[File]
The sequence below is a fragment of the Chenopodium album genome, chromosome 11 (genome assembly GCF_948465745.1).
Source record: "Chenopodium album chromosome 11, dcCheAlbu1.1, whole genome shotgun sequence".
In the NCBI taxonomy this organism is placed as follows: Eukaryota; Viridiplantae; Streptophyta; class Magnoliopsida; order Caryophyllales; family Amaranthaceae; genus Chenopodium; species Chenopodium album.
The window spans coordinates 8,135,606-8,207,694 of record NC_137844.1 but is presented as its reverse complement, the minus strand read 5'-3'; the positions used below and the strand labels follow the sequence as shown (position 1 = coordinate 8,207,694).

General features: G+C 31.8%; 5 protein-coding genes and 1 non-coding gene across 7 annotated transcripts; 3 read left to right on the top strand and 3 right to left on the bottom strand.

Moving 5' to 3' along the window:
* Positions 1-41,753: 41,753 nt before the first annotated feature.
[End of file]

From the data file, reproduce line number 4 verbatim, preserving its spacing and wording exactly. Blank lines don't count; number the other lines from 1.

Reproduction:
The window spans coordinates 8,135,606-8,207,694 of record NC_137844.1 but is presented as its reverse complement, the minus strand read 5'-3'; the positions used below and the strand labels follow the sequence as shown (position 1 = coordinate 8,207,694).